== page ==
Evaluation of Smart Grid Simulation System with Power Stabilization by EV

Recently, the scarcity of natural resources and rapid increases in energy demands have been raised as worldwide problems; thus, it has become necessary to promote renewable energy generation as a means of energy conservation. As a result, power plants of renewable energies draw attentions such as solar power, wind power, geothermal power, and so on. They are expected not only from the viewpoint of energy demands but also environmental consciousness. However, controlling output power for renewable energy generation is difficult because energy output is subject to violent fluctuations, different from the traditional power source like thermal power, hydroelectric power, and atomic power. To address this issue, attention has been focused on the potential for Smart Grid to work efficiently in energy networks.

While there are various definitions for Smart Grid depending on literatures, a typical idea is to control the power grids by the information and communication technology (ICT) to improve the efficiency of the power grids. It also includes power plants of renewable energies to supplement the traditional power plants in many cases [1]. Although it is preferable to include renewable energies from the viewpoint of energy demands problem, they cannot provide a stable energy as mentioned above. Therefore, information gathered and analyzed based on ICT is used to supply a stable energy in Smart Grid.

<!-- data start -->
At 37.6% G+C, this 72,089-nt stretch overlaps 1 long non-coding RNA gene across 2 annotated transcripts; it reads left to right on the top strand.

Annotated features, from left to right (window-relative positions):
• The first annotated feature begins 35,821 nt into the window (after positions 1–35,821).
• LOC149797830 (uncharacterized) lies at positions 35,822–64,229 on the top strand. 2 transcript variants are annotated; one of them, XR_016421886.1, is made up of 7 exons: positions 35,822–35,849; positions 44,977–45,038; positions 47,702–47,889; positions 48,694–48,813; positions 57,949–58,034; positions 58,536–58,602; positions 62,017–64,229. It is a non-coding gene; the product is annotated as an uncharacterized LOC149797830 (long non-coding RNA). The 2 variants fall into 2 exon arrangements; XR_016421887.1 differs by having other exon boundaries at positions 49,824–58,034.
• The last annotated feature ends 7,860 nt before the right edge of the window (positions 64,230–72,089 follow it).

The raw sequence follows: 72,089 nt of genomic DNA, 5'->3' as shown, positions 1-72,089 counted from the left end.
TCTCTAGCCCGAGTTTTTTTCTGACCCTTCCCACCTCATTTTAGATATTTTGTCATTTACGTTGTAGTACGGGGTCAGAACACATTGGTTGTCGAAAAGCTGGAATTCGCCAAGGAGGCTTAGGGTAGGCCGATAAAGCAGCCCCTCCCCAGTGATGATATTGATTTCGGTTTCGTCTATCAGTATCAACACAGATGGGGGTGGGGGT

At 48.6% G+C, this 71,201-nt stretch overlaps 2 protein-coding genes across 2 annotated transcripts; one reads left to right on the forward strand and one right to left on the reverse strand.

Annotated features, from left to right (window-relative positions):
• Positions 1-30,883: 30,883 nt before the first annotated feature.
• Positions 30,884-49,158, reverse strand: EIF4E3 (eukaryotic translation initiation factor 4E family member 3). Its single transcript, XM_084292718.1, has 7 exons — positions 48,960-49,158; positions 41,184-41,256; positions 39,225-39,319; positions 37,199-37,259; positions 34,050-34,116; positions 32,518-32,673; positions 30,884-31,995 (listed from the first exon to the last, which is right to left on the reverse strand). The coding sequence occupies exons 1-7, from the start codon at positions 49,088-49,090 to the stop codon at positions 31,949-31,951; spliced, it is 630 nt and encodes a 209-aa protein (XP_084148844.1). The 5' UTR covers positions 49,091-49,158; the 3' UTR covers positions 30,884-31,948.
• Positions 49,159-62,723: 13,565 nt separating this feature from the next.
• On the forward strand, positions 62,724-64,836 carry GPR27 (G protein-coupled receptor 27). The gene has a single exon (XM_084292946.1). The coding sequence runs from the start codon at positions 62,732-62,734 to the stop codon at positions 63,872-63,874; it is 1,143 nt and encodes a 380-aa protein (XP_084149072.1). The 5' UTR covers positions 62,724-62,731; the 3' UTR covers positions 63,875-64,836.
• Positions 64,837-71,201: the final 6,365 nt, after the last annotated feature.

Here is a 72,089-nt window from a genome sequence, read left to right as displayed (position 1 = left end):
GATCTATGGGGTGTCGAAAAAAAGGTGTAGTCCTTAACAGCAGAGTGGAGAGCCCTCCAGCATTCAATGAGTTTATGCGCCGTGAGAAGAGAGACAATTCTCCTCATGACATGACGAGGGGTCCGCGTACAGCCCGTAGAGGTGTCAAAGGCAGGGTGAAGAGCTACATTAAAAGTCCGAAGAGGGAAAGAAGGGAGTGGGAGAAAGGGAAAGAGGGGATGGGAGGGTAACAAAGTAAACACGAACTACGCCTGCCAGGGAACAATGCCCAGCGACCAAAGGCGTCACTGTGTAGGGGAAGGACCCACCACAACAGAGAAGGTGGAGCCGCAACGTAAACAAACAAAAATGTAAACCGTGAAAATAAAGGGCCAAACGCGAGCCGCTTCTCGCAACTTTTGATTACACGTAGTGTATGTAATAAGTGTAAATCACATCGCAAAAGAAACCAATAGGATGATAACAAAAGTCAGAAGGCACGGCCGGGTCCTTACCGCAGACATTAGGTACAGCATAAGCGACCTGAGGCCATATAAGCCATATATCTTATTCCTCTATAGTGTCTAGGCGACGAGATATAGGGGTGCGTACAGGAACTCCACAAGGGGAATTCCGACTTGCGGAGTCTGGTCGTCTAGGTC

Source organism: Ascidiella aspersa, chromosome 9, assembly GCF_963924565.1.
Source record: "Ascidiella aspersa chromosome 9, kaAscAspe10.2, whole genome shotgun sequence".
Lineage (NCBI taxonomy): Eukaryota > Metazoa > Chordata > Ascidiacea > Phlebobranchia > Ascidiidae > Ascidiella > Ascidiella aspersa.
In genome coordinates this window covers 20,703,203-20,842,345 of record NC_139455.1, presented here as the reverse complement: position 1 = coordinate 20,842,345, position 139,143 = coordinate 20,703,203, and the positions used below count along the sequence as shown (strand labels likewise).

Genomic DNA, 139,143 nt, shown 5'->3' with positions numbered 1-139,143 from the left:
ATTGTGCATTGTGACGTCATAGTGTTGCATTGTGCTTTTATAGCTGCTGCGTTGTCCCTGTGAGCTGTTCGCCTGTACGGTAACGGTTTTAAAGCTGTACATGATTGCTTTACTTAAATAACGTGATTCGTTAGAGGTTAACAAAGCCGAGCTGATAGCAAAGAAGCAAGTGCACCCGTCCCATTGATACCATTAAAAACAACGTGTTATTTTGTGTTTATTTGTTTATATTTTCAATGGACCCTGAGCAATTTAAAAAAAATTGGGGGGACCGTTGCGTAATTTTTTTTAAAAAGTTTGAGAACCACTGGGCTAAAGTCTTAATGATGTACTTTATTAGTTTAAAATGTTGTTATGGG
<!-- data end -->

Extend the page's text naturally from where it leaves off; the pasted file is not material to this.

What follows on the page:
As another viewpoint of the energy demands and environmental consciousness, the electric vehicle (EV) is also drawing attention recently. EV is closely related to the Smart Grid. Each EV has a high-capacity battery, which is not only used as a vehicle but is also treated as a power resource that can charge and discharge energy as needed. This energy exchange is referred to as ‘Vehicle-to-Grid’ (V2G), which is expected to be used as a method of stable energy supply in the Smart Grid.

However, V2G power grids are different from traditional power grids that deliver electricity from power plants to users in a single direction. Power resources in V2G power grids are widely distributed within a given area, and electric transmission is bidirectional. In this case, meticulous control regulation to stabilize power flow is necessary, i.e., it is necessary to monitor the electric potential of each point on the grid, to exchange information through the network and to control the distribution of power sources. In such a case, the Smart Grid is the best platform for gathering and analyzing the information.

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(Author: Keiko Karaishi, Masato Oguchi

 Published by Macrothink Institute)